photo of porcupine photo of detail of porcupine quills

A Coat of Many Quills

The porcupine's Latin name Erethizon dorsatum can be loosely translated as "the animal with the irritating back." Its common name porcupine - or thorny pig - comes from the Latin word "porcus" meaning "pig" and "spina" meaning "thorns". Both names are very descriptive of its appearance.

We have two species of porcupine in North America. In the east we have the Canada, with dark brown guard hairs, and in the west the yellow-haired featuring white to yellow guard hairs.

The lowly porcupine is one of our best-known animals but the one least likely to be kept as a pet. It’s definitely not your cute-and-cuddly type.

I came upon an immature porcupine feeding on some tender shoots of alfalfa in the middle of one of our hay fields this week. Although young, it insisted on turning its better side toward me, with quills extended. It was in the open, over 100 m away from the nearest tree, during the early morning and without parental protection. A good demonstration of the faith in has in its ability to protect itself.

The porcupine is also one of our most lackadaisical animals, it does not move far nor does it move very fast. It takes a lot to excite this prickly mammal.

The porcupine has been estimated to have 30 000 quills. There are none on the muzzle, legs and under parts of the body. Each hollow quill is attached to a muscle that pulls it upright when the animal is alarmed. The business end of the hollow quill has several dozen small black barbs that feel slightly rough to the touch but when moist, as in your skin, swell and work the quill further in.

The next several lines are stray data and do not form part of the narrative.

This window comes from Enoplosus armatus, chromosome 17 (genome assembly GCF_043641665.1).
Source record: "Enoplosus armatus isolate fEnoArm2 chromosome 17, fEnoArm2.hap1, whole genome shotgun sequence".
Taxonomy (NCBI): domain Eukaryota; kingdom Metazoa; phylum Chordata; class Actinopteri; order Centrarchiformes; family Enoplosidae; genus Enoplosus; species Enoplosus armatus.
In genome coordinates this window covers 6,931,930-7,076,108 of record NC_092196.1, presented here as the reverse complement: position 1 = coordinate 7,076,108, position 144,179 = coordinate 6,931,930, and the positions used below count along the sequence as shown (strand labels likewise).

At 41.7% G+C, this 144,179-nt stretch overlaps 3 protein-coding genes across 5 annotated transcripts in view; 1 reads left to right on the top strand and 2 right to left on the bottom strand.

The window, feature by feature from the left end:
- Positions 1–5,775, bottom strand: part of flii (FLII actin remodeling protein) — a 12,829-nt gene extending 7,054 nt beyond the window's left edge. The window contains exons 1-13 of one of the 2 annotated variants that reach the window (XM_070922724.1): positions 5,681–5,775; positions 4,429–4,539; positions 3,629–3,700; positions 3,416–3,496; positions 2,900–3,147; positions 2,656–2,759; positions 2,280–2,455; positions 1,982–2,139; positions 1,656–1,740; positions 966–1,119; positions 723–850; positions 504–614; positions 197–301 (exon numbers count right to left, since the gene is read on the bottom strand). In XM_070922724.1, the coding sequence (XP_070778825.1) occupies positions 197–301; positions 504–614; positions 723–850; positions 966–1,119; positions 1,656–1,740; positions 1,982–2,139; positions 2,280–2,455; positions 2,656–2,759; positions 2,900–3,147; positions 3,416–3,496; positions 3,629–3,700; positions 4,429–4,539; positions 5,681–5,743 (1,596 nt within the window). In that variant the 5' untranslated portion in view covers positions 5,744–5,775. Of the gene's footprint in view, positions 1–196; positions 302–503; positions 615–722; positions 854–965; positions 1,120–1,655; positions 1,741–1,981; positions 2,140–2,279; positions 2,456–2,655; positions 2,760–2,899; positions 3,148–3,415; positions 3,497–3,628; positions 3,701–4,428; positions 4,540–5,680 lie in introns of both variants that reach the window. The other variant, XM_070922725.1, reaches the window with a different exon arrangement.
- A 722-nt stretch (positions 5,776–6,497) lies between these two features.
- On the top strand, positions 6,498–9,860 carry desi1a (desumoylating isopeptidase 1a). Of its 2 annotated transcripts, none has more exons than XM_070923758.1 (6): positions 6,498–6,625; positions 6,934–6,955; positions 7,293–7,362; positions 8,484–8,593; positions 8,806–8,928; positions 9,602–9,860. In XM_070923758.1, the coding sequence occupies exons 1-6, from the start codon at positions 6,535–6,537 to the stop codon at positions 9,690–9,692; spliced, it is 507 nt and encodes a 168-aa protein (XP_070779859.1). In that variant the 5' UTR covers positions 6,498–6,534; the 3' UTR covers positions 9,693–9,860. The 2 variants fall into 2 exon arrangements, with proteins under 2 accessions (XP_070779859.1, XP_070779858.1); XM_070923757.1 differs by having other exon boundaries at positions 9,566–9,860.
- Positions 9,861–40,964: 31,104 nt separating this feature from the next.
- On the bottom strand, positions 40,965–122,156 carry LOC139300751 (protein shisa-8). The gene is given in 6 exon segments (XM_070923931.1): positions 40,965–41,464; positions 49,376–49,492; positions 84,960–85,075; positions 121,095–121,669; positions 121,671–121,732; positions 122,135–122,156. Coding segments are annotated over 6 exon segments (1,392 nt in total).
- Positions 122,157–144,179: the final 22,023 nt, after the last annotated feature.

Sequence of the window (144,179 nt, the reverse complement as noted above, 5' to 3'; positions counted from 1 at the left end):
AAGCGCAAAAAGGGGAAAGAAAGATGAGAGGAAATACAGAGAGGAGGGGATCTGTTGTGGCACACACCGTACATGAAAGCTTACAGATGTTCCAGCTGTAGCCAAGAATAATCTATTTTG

Porcupines are unable to throw their quills. During threatening displays they will thrash their tails causing loose quilts to dislodge and fly about giving the impression they are thrown. If caught in a trap they will often imbed quills in their own skin while struggling to get free. A porcupine is capable of removing these quills or those from another porcupine with its teeth and front paws. An animal that has attacked a porcupine and has a mouth full of quills suffers a great deal of pain but seldom gets infection because quills contain an antibiotic.

The slow moving porcupine is a frequent victim of forest fires and highway traffic. Climbing accidents, disease, especially rabbit fever. Predators such as the fisher and humans take their toll as well.

Porcupines do destroy some trees, chew on wooden guardrails, buildings — particularly those made of plywood, or any other material that contains salt.

A porcupine repellent (trade name Ropel) is available at feed stores. It has a very bitter and unpleasant taste. Chewing animals such as mice, deer and porcupines won’t return for a second taste.

The porcupine is very much a Canadian — unassuming, independent, not one to boast and a bit of a loner; but once riled becomes a very prickly customer.


return to list back | next